When Abby Silva’s US History teacher tells her class to research their ancestry for an assignment, Abby is startled by what she finds.
With a bit of digging, Abby finds out that she is descended from an accused witch of 1600s Salem.
Compelled by this knowledge, she goes to Salem and things start to… happen.
At moments when Abby really wants something, objects seem to move on their own. And when after leaving a local library she finds herself in possession of an ancient spell book, a little experimenting finds that the spells… work!
But Rem Anders, an attractive Salem boy, is also keeping secrets. He doesn’t appear to like what she’s getting into to – but maybe likes her?
All Abby knows right now, is the power at her fingertips is putting her in a position she’s never been before… but there might be a darker truth to what’s going on…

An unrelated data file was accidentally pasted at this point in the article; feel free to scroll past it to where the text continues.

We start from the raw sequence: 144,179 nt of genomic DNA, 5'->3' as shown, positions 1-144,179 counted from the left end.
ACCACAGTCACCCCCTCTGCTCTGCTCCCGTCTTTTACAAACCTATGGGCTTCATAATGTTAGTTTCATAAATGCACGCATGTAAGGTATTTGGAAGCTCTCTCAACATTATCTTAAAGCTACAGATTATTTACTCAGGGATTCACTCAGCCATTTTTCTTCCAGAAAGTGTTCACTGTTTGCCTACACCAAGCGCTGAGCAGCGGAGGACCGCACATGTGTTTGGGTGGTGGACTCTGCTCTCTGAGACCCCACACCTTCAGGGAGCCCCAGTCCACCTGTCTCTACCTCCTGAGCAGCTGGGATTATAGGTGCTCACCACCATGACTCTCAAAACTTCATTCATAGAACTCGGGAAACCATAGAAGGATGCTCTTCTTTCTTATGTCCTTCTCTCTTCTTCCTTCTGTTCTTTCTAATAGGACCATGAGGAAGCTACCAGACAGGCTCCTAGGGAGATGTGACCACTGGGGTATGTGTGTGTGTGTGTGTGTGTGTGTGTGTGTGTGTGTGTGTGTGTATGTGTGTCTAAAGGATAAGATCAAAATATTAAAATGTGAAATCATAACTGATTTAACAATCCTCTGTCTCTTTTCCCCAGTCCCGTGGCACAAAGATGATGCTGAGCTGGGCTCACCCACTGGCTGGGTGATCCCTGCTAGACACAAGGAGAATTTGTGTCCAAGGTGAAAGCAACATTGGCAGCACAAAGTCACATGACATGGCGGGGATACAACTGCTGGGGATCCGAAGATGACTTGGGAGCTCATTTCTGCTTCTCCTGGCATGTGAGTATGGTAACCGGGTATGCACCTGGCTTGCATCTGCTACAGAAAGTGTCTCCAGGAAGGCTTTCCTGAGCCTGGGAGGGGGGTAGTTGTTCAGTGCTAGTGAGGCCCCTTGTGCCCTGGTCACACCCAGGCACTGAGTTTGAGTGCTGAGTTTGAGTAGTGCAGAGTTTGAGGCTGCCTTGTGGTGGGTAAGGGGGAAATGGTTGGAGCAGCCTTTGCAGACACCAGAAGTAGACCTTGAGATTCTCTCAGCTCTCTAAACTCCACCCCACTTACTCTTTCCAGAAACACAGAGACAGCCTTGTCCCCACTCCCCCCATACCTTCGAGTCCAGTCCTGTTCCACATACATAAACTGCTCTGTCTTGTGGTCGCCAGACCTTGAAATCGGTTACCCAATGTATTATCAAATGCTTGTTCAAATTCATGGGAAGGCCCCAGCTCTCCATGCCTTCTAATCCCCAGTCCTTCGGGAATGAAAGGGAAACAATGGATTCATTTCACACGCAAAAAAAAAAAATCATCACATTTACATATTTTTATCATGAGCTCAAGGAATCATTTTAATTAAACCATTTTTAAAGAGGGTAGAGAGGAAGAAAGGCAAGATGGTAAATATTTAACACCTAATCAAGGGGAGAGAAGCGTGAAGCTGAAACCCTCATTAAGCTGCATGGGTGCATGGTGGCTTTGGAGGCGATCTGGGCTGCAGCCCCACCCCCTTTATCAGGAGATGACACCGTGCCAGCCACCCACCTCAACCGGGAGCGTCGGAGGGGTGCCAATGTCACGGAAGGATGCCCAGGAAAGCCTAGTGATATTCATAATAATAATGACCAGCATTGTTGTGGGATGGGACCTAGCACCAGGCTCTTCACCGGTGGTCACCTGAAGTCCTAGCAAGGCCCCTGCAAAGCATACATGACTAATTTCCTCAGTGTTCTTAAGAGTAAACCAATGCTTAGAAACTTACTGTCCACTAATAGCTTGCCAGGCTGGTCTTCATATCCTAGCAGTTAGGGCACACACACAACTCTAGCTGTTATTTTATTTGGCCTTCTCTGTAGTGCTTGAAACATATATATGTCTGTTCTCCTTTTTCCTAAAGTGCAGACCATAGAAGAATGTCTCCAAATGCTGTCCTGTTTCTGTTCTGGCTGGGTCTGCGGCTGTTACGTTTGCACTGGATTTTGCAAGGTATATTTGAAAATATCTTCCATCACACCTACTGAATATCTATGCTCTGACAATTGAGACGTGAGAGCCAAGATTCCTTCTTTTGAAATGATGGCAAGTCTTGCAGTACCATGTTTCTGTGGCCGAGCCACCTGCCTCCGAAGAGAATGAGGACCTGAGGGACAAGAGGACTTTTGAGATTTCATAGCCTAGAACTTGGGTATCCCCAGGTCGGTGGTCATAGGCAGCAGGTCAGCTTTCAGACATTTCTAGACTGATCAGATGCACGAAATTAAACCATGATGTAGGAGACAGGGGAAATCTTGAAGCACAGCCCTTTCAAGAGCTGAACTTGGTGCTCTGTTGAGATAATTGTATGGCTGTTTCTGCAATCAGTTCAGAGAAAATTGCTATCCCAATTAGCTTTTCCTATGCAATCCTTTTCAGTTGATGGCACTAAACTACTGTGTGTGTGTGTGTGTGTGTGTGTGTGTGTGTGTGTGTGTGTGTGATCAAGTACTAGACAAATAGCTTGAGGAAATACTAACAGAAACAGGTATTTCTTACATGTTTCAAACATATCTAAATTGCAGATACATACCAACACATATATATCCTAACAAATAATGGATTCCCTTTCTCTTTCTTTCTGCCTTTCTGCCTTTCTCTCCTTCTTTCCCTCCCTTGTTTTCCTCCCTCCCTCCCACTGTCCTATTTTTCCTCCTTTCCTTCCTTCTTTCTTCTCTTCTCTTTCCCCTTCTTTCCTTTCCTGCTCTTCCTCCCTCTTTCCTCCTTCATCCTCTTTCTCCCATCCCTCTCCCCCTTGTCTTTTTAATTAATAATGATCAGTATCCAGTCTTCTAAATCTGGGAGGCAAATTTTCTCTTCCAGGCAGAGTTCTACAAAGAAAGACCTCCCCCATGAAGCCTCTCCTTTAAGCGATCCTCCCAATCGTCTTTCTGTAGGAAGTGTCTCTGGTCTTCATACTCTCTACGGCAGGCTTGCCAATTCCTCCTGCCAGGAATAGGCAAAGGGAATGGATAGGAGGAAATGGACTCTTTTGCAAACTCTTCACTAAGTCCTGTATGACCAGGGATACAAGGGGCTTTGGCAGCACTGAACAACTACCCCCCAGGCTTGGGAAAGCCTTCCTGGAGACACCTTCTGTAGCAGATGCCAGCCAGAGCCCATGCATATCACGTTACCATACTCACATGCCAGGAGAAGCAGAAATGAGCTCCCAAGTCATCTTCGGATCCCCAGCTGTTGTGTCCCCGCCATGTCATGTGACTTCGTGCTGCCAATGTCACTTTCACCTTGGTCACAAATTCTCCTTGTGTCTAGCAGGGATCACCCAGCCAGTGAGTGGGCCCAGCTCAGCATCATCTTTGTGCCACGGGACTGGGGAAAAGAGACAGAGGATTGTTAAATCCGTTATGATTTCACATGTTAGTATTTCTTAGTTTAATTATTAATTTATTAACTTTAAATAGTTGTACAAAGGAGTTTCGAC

Spellbinding had some good qualities.
For one, the plot was engaging. It’s also fast-paced and very easy to read, which can be very nice when you’re tired and you just want to be told a story.
Yet Spellbinding was also, I felt, a bit light on the actual writing. I had a sense of it being immature, full of clichés.
And I had a hard time with not only how easily Abby accepted her witchy powers, but how simply she came across them – and how easy it was to use them!! It just fell flat for me. I never like things being too easy in this kind of circumstance. No training needed? Nothing??
I wasn’t bored at all, but the romance, drama, and overall book just didn’t gel with me. Even Abby as a character wasn’t that likable – she frustrated me with her choices.
So, easy to read? Yes. Excellent read? Not so much.
But you may disagree!